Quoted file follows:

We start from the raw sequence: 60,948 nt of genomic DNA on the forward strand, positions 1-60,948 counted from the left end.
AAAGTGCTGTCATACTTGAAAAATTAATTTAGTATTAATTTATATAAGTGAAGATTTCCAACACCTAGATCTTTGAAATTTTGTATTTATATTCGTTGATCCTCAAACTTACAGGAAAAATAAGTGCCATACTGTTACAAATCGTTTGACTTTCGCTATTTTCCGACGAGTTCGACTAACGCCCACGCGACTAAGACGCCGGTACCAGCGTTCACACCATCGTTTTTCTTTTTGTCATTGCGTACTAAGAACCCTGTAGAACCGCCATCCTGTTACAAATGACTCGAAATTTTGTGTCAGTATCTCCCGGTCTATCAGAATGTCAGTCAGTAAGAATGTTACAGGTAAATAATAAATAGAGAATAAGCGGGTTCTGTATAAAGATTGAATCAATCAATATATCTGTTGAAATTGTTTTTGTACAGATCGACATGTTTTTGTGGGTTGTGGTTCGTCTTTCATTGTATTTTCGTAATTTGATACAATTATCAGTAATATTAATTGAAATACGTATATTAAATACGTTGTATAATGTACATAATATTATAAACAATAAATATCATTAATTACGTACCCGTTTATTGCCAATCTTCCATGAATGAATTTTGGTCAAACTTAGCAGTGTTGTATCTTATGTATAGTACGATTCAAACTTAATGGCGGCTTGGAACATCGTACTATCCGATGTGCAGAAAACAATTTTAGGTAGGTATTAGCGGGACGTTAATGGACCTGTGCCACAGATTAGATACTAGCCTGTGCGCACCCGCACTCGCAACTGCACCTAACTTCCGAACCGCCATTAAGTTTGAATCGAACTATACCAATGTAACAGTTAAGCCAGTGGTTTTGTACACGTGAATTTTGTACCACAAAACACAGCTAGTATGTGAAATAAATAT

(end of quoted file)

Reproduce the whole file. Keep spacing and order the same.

We start from the raw sequence: 60,948 nt of genomic DNA on the forward strand, positions 1-60,948 counted from the left end.
AAAGTGCTGTCATACTTGAAAAATTAATTTAGTATTAATTTATATAAGTGAAGATTTCCAACACCTAGATCTTTGAAATTTTGTATTTATATTCGTTGATCCTCAAACTTACAGGAAAAATAAGTGCCATACTGTTACAAATCGTTTGACTTTCGCTATTTTCCGACGAGTTCGACTAACGCCCACGCGACTAAGACGCCGGTACCAGCGTTCACACCATCGTTTTTCTTTTTGTCATTGCGTACTAAGAACCCTGTAGAACCGCCATCCTGTTACAAATGACTCGAAATTTTGTGTCAGTATCTCCCGGTCTATCAGAATGTCAGTCAGTAAGAATGTTACAGGTAAATAATAAATAGAGAATAAGCGGGTTCTGTATAAAGATTGAATCAATCAATATATCTGTTGAAATTGTTTTTGTACAGATCGACATGTTTTTGTGGGTTGTGGTTCGTCTTTCATTGTATTTTCGTAATTTGATACAATTATCAGTAATATTAATTGAAATACGTATATTAAATACGTTGTATAATGTACATAATATTATAAACAATAAATATCATTAATTACGTACCCGTTTATTGCCAATCTTCCATGAATGAATTTTGGTCAAACTTAGCAGTGTTGTATCTTATGTATAGTACGATTCAAACTTAATGGCGGCTTGGAACATCGTACTATCCGATGTGCAGAAAACAATTTTAGGTAGGTATTAGCGGGACGTTAATGGACCTGTGCCACAGATTAGATACTAGCCTGTGCGCACCCGCACTCGCAACTGCACCTAACTTCCGAACCGCCATTAAGTTTGAATCGAACTATACCAATGTAACAGTTAAGCCAGTGGTTTTGTACACGTGAATTTTGTACCACAAAACACAGCTAGTATGTGAAATAAATAT